The Daily Clintonian from Clinton, Indiana on September 22, 1944 · Page 3
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September 22, 1944

The Daily Clintonian from Clinton, Indiana · Page 3

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Clinton, Indiana
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Friday, September 22, 1944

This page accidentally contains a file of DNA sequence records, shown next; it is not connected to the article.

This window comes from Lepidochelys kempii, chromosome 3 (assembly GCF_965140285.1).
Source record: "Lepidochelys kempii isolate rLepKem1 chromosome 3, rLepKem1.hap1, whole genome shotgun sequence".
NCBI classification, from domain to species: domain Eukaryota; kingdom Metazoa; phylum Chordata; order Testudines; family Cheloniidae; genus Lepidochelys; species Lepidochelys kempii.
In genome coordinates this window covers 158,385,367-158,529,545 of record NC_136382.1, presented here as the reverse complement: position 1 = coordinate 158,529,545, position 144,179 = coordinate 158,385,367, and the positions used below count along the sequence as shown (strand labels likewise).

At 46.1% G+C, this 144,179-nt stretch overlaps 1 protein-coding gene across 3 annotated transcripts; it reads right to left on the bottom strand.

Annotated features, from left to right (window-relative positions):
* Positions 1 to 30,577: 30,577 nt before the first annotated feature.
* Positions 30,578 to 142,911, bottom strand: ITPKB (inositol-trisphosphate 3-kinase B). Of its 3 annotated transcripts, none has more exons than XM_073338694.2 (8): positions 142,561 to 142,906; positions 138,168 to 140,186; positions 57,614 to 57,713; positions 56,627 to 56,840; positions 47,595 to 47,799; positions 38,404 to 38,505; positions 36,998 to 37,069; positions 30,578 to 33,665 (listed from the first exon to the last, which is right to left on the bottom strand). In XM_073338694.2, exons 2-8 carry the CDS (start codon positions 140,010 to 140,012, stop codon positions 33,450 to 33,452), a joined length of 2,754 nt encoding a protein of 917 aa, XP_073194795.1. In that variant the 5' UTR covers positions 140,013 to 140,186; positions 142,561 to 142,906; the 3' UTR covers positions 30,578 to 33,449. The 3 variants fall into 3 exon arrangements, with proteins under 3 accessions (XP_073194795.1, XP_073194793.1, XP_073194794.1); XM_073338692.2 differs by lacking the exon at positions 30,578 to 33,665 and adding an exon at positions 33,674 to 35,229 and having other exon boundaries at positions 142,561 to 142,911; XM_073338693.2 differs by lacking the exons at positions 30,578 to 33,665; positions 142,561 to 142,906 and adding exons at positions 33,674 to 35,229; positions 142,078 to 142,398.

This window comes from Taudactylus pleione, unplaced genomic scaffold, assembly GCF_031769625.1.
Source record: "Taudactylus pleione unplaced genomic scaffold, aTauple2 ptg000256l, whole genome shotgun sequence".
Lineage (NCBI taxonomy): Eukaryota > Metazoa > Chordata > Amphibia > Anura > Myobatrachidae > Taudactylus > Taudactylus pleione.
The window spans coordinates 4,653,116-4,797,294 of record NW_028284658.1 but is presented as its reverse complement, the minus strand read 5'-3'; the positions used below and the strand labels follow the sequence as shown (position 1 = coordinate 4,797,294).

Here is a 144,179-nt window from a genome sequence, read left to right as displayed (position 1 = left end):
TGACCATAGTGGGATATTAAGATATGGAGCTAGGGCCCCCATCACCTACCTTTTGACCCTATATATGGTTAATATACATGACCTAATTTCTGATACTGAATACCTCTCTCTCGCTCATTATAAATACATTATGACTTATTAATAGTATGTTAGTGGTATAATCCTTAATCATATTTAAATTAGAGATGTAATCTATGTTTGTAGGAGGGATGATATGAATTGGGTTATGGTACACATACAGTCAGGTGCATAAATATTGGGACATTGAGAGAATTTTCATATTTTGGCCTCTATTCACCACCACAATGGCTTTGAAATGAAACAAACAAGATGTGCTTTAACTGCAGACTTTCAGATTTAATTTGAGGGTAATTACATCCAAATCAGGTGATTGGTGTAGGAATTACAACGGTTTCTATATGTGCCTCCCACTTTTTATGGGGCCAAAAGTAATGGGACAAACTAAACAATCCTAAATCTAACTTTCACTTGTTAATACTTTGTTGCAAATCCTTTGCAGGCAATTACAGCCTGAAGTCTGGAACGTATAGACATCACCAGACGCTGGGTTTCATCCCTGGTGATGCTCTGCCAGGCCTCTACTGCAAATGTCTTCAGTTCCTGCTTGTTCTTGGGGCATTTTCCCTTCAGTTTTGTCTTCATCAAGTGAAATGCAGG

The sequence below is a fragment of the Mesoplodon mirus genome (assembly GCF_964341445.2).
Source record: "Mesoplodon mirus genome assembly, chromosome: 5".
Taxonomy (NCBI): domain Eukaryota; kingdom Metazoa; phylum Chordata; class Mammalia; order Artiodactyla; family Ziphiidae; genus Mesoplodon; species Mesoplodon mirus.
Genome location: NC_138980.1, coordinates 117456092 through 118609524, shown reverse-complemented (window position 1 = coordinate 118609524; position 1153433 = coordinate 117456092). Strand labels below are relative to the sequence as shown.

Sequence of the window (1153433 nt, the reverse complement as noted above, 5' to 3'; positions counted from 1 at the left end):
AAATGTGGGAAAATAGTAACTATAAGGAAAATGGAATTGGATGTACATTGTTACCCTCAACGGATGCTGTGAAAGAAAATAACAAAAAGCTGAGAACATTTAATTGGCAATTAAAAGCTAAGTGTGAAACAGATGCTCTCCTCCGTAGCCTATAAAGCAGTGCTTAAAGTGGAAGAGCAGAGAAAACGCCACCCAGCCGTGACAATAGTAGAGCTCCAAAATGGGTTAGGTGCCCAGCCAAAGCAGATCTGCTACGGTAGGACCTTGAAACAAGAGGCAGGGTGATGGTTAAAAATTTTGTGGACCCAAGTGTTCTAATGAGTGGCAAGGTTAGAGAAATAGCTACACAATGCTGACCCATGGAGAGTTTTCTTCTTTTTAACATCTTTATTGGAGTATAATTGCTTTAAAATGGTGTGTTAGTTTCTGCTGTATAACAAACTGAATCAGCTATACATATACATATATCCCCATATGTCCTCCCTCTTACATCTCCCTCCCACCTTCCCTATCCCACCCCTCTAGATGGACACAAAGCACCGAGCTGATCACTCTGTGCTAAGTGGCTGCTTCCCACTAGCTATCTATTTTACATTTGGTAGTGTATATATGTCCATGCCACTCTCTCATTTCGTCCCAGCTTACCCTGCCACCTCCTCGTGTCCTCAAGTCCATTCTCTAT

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Page Three THE DAILY CLINTONtAN Friday, September 22, 1944. A L I R D Clinton Social Notes bonds last month to top a ,1 7,400,-000 quota by 8.4 per cent. The only other state to oxcoed Its quota during August was Ohio, which beat Its goal by 6 per cent. Pulliam attributed tho remarkable Hoosier bond buying record dur Methodist Circle Two Has Afternoon Meeting railroad marshalling yards and supply dumps with good success. In Riga two ammunition trains In marshalling yards wero blown up. ' In southernmost Poland, at the Polish-Czechoslovak border, Russian troops maintaining their offensive through mountainous Carpathian terrain wiped out a battalion of German soldiers and seized the forti-fleld Btrongpoints of Teodorowka and Dukla, : m Dewey Outlines GOP's Labor Policy in Talk (Continued from page 1) Circle 2 of the W. S. C. S. of the Methodist Church met at the home of Mrs. G. Hoy Slultz Thursday af ternoon with nineteen members ana one guest, Mrs. Bruner of Brazil, present. The meeting was opened by sing ing, "Count Your Many Ulesslngs and prayer was offered by Mrs. C. C. Jordan. Mrs. Groves gave the devotloni built around the theme of "Home Devotions." She gave a vivid word picture of a family at their evening rievntinnn with their thought cen- tered upon an older son in a fox- hole some place and this son, be- 'cause of his early training was also having bis evening devotions with pal. Mrs. Pittinger read an interesting article. "A True Story," based the experience of a man in service. Flans were made for a rummage sale to be held, October 20. The high-light of entertainment was a rapid-fire dressmaking stunt. The dresses were made out of pa per and pins and worn by Mrs. Dora Smith, Mrs. Mary Wallace and Mrs. Uva Pittinger. Mrs. Pittinger won the prize. The next meeting will be at the home of Mrs. D. C. Shaft In December. ' Catholic Women's Club Holds September Meeting ' The regular business and September social meeting of the Catholic Women's Club was held Thursday night. Mrs. John Faraco, president of the Clinton Council of National Council of Catholic Women, gave a short talk and plans were discussed to participate in the pin money bond campaign, also to assist in the collection of usable clothing for the war-stricken population of Europe. Seven members were appointed to act as leaders for the purpose of enlisting all Catholic Women to re gister as a member of the National Council of Catholic Women. Various games were played with the draw prize going to Mrs. Fara- co. I Fifty women were present and the i social hostesses were Mrs. Ora Cur- tis. Mrs. Fred Rohner, Mrs. Mary Collch. Mrs. Emma Bushe, Mrs. Rus sell Wilson and Mrs. Josephine Dicks. The next meeting will be the third Thursday In October with Mrs. Jo- sepbine Marietta as leader, at the cottage on Nebeker street which Is being redecorated to be used as the permanent clubroom. whatever they could get ... In hard times people had to work for literally starvation pay. That was one of the brutal ways our society adjusted itself to depressions under the old- time dog-eat-dog economy. Those days are never coming back again. tio Mans Unemployment "They are not coming back be cause we are never again going to submit to mass unemployment." Government's first task in the beacetime years ahead. Governor Dewey promised, will bo to see to it that 'conditions exist which promote widespread job opportunities in private enterprise Former Bockville Lawyer Succumbs in Tcrre Haute Funeral services were held last Saturday afternoon at the McMullen funeral home In Terre Haute for Robert Carl McDlvitt, 65, former Rockville lawyer, who died at the home of Mrs. James Kinney in Torre Haute, Thursday following an extended illness. : He had been a patient in the Ver million county hospital for several months during the winter, but was taken to Mrs. Kinney's home last spring. Mr. McDlvitt was born In Rockville, the son of Robert Carl and Martha White McDlvitt. He attended the Rockville schools and after graduation was a student in the Depauw Unlverity. He was admitted to the Rockville bar but his legal activities were largely directed to the abstract and loan business which he conducted until shortly before he went to the hospital last winter. There are no survivors nearer than cousins. Burial was in Rockville Cemetery with Rev. R. Itich-j mond Blake officiating. Indiana Again Leads Nation in Bond Sales INDIANAPOLIS. Ind. Indiana again led the nation in war bond , , . ,,,,, sales during August, according to figures released today by the Treasury Department to Eugene C. Pulliam, state chairman of the War Fin- ans fammtttsiA Hoosiers bought fl8.8G2.000 In ......... American Beauty Shop Vera Mae Black 812 H. Slain Phone 60 Specialized Hair Styling Permanent Waves Phone For An Appointment Rich Floral Designed Scatter Rugs Beautiful floral designs in domi nating shades o Blue, Fawn ! 4.98 Green. 28" x 49" size. 12-Qt. GRANITE ing a month following a big war loan drive to the state's payroll savings bond buyers. Indiana also led the nation In percentage of bond purchases over quota In April and May, the two months preceding the fifth war loau drive. CLINTON STORE1 Guaranteed a Year! Famous Stoneswear COTTON1 SUPS Built-Up LQ Shoulders . Sizes 36 to 52 Fine quality, long-wearing sheer cotton slips with the famous built-up shoulders . . . ideal for under your house dress I Wide hem, sturdily sewn seams and wide comfortable armholesl Takes to tho tub like a duck and comes out smilingl ' ' t Colors White and Tearose Lovely Rayon Voile Tailored Panels Fine quality, gy q sheer rayon pan- asw els for Winter Each window beauty I 36"x87" size. BUCKETS . . 1.59 19c 25c Yd, 19c Yd- 25c Luurun FINE QUALITY IRON SKILLETS No. 6 Size 1 .0 5 No. 8 Size .20 Heavy quality, long-wearing iron skillets for fine flavored foods. Two sizes at Root's low price! ... WHITE GRANITE .BUCKETS Triple -coated, white granite for long-wear and " C Q fine cooking I Big 1 size! - . I a ssf M Trapped Troops Stave off Foe, Wait Allied Aid (Continued Iiom pact 1) A two-mile gain was made by BritiBh forces under Lieut. Gen. Sir Miles Christopher Dempsey through strong Nazi defenses north of the Waal river branch of the Rhino and while German broadcasts attempted to claim elimination of the Ameri can airborne units at Arnhem, It was evident from sketchy informa tion released by Gen. Dwlght D. El senhower that the situation was far from discouraging. It was equally evident, however, that the Germans were putting up a terrific fight. With a constant stream of sup plies and reinforcements being dropped to Allied forces In Holland, it was only a question of time before the German Elite Guards assigned to border defenses in this area crumple. When that time comes superlative Allied strategy and Nazi mis takes will pay their Inevitable dividends. Ruhr, Rhine Evacuated Evacuation of the Ruhr valley and the Rhlneland already was under way. A wireless station identifying itself as the German People's radio, obviously not part of propaganda minister Dr. Paul Joseph Goebbels' network, broadcast a warning that the deep Invasion of our land Is just about to begin" and went on to say that Dusseldorf, Duisburg, Mulhausen and Hamm already are being stripped of their civilian pop ulations. These are natural targets for the Allied forces. Fall of Rimini Opens Gateway To Po Valley (Continued from page 1) atic coast battle opens possibilities of a speedy conclusion of the war on Italian soil. , .', , San Marino Aids Allies The population of the postage stamp sized republic of San Marino near Rimini expressed great relief at its liberation and cooperated with Ka Alt lu ha , i ir Its mall o rill V . . ' ... .,!, in. Ms W IVUUU UJ " on nftbiv, .......... . the San Marino border and to mop up the city itself. Fifth Takes Road Hub The Fifth Army of Lieut. Gen. Mark W. Clark widened and deepen ed Its breach la the Gothic Line north of Florence during a day of! stiff fighting. The important road center of Firenzuola tell to ruth Army fighters during the day. Rugged Appenine terrain and even in sectors where German re sistance weakened.. Large numbers of Nazi dead littered the entire sector of the Fifth Army drive which scored Its great- jest gains north of Mount Spicchio. Xrmr C'enb-r of Line Elements of Fifth Army spearheads mopped up San Lucia and advanced to within a mile of stra tegic Futa Pass, gateway through the center of the Gothic Line. A naval communique announced that the U. S. destroyer Ludlow shelled enemy mortar and troop concentrations on the Franco-Italian border, at the right flank of the Al lied forces tbere. on Sept. 1. Italian based heavy bombers con tinued tbeir hammering of Nazi communications In Hungary and Yugoslavia, hitting many rail yards and rail bridges, while fighter bombers lashed at a railroad yard in Yugoslavia. Red Armies Surge Through Baltics; In Estonia Capital (Continued from page 1) resistance in an advance northward along the western shores of the lake. Taking a heavy toll of German maapower and equipment in the advances, the (wo wings of the army Joined forces snd launched a con-ert4 thrust which smashed through to the Iowa of Kadrina, only 4 miles from Tallinn. Hire fruaa Valca la southern Estonia and Latvia still another Bed army pushed a continued offensive west and northwest from the newly captured key communications center of Valga, 87 miles northeast of Riga. East and south of the Latvian capital two more Soviet armies ground ahead, reducing German defense positions and destroying large numbers of Nazi officers and men as well as much vital equipment. The Russian drive for Riga and the sea. to trap the Nazi farces a-bove Riga in Latvia and Estonia. surged to within six miles of Riga. At Jeigava southwest of Riga. Russian forces hurled back renewed German counter-attacks with heavy losses to the German forces. Over l.e Nazi officers and mea were killed and 3a self-propelled Nazi guns were destroyed in one day of action. In the Riga area. Russian airmen attacked German motor transport. i Friday Odd Fellows Rebekahs 7:30 n. m. Hall, BYF meeting of the First Baptist Church at the home of Letha Adams 7:30 p. m. Methodist Youth Fellowship hayride. Meet at Methodist Church 6:45 p. m. All members required to bring a guest and food enough for you and guest. Bring wieners, buns and cookies. Outing Club, 7 p. m. Mrs. Ray Goodman, 1027 South Main street. Saturday Job's Daughters, regular meeting Masonic Hall, 3 p. m. Bring rum mage. Monday Jerusalem Chapter 254, O. E Masonic Hall. 7:30 p. m. Election of treasurer. Tuesday Clinton and Clinton Township Re publican Women's Club Republi can headquarters, South Alain, 6:ju p. m. Covered dish supper. Bring covered dish and table service, JOLLY EIGHT CLUB MEETS Mrs. Raymond Thomas entertain ed the Jolly 8 Club at the home of her mother, Mrs. David Jenkins, last night. Bunco was played at two tables with Mrs. Frank Gruelich winning high, Mrs. Joseph Gabonay, bunco, Mrs. Oscar Howard, low and Mrs. James Cunningham, travel. Mrs. Howard was given the birth day gift. Refreshments were served. The, next meeting In two weeks will be at the home of Mrs. Greu-lich with Mrs. Gabonay as hostess. JIV1.V JAXBS HOLD MEETING Miss Shirley Cottrell entertained the Jivin Janes at her home Thurs day evening. After an important business dis cussion, refreshments were served by candlelight at attractively decorated tables. Members present were Misses Nor ma Jean Wear. Dorothy Guinn, Shir ley Cottrell, Helen. Louise Hope, Dorothy Craft and Dorothy Snow-berry. The place of the next meeting has not been decided upon. MOTHER'S LEISURE CIA'B The Mother's Leisure Club met at the home of Mrs. Homer Miller on Elm Street Wednesday evening. Bunco was played with Mrs. Joe Gregory winning high, Mrs. Mary Payton. bunco and Mrs. Concetta Apa. low. Mrs. James Perona and Mrs. James Genisio were guests. Refreshments were served. The next meeting will be at the home of Mrs. Gregory. Mrs. Agnes Boh an n on of I'niver- ye ' " . " "ur ateI' .l"11- f ' " , aJb. in vate Corado and Mrs. Wilson are brother and sister. Both fathers are service. Private Corado at In the Camp Croft, S. C. and Private Wil son at Camp Blanding. Fla. Mrs. Wilson was formerly Mary Corado of Clinton and Mrs. Corado was He len Board of St. Bern ice Mr. and Mrs. James Shaw. Rose-dale are the parents of a daughter born at the Vermillion County Hospital Wednesday. The infant weigh ed seven pounds and fifteen ounces and has been named Peggy Lou. Sergeant and Mrs. Frank Barclay of Perrysville are the parents of a son bom Monday. Sept. 11. at the St. Elizabeth Hospital In Danville. The infant weighed eieht poinds and has been named Jerry . Wayne. Set. Barclay who is stationed at Fort Bliss. Tex., returned to camp Saturday night. New Line Of l STItRFT Helt's Prairie Home Ec Holds Afternoon Meeting A nominating committee of Mrs. Gloyd Earles, Mrs. Ernest Harrington and Mrs. Ollic Jones was named at the meeting of the Helt's Prairie Home Ec Club Thursday af- ternoon at the home of Mrs. Harry Frist. Mrs. Forrest Mack was the assistant. The meeting was opened by the president, Mrs. Emory Bonebrake, and the history of the song bf the month, "Flow Cienlly Sweet Afton" given by Mrs. Earles and sung by the group. Response to roll call was giving "My Most A card of Embarrassing Moment." thanks from the Happy Houre Home Ec Club for the picnic In August was read. Mrs. Mack and Mrs. Raymond Blakesley had the project lesson on "New Ideas for Old Clothes and Restyling Old Coals" and they showed samples and patterns. There were five guests at the meeting, Mrs. Kenneth Foltz, Mrs. V. C. von Schwartz, Mrs. Guy Southard. Mrs. Melvin Jones and Mrs. Collet Harrison. Mrs. Harrison became a member. Members present were Mrs. An drews, Mrs. Blakesley, Mrs. Bone- brake. Mrs. Earles, Mrs. Harlow Frist, Mrs. Ray Hammersley, Mrs Ernest Harrington, Mrs. Jones, Mrs Mack, Mrs. Austin Mayes, Mrs. Carl Miller, Mrs. Henry Mitchell, Mrs. Lewis Reed, Mrs. Viola Ferguson, Mrs. James Dyer, Mrs. Sam Saxton and Mrs. Carl Williams. Plans for a wiener roast at the borne of Mrs. Blakesley, Sept. 29, ! were made. The next regular meeting will be an all day meeting, Oct. 20, at the ; home of Mrs. Herschel Andrews with i Mrs. Ed Randolph, assisting. i Miss Lucille Webster of Gary, for-; merly from Clinton, is sailing early j in October for India to begin her ; work as a missionary. Because of war conditions they will be forced to take the long route around the Cape of Good Hope and expect to be on the water about three months. Luciile's address until Sept. 27 is 2423 Michigan St., South Bend. Ind.. co C. C. Pearce. Notice! The Clintonlan Wants Tour Sen. Ple.iw Call Mlw I-ear To Report Social Xews. I'ho0e 82 or 83. PER MANE NTS At Prices To Fit All Parses ADAMSOVS BEAITORIUM ZS&V; South Main St. Phone 502 EasytlVay f tojComfort w I Easy to buy no ooderf uHj-J ROSENBLATTS BI"Y IKIMHi! -t f ' 5 1 I ! I 1 I I I i 1 5 ! li i S 5 Mrs. Mary Moore. Vine street, was IVbor pt 1 to Pv't and Mrs- ! ralnsoaked road, hampered the ad-, admitted to the Vermillion County! f "Of' T' " ' - 1. !l V.!van, and limited Fifth Army gains ! sal has received word of the birth vanee and limited Fifth Army gains Hospital Thursday as a medical ease. Millard Wluman. route one. Rose: dale was admitted to the county I hospital recently as a surrical case.Ln" . " k sr-fZiz. ftCS. s"2 A-EL, fR-;l2 ROLL GARTERS SEW ON SUPPORTERS ELASTIC, Vt In ! ELASTIC, V In i nAi Mtcu Mrs. Maggie Mosk, North Seventh street. Dr. Meyers. Dana and Mrs. Blanche Edwards and baby were dismissed from the Vermillion County Hospital Thursday. a Mrs. Angelo Donna and Mrs. Robert Wilson spent Wednesday in Terre Haute. Bourbon Whisky Bourbon whisky gets its nam from Bourbon, Ky., where it was originally distilled. ROBERTA'S BEAUTY SHOP 137 Xorth 7th M. PHONE 1K4-W GUARANTEED PERMAXE.VTS Also X" jV f&$ f I f ft s 'Zy C f "Qr f3y a ; J " " ''if ' ' fj t '1? lots 1; QH' AND j; LOTS ji BEANIES 1; BEBETS TAMS POKES V. That Come la 1 CROCHET j! chochet ; ; CHENILLE ;! Black Brown ! Gay Colors 1 ; Have a complete shoe wardrobe this all . . without sacrificing style or comfort ... and without spending a precious coupon! Penney's brings you the season's most favored styles streamlined step ins, sling backs and D'Orsaya styled for cushioned comfort and go-everywhere good looks. Black and fall colore. . FEATHERS VEILS FLOWERS FEATHER HAIR DRESS CORDET HAT AND BAG SETS Special Display Saturday Sept. 24 LA GRACE HAT SHOP 1 M W l Til V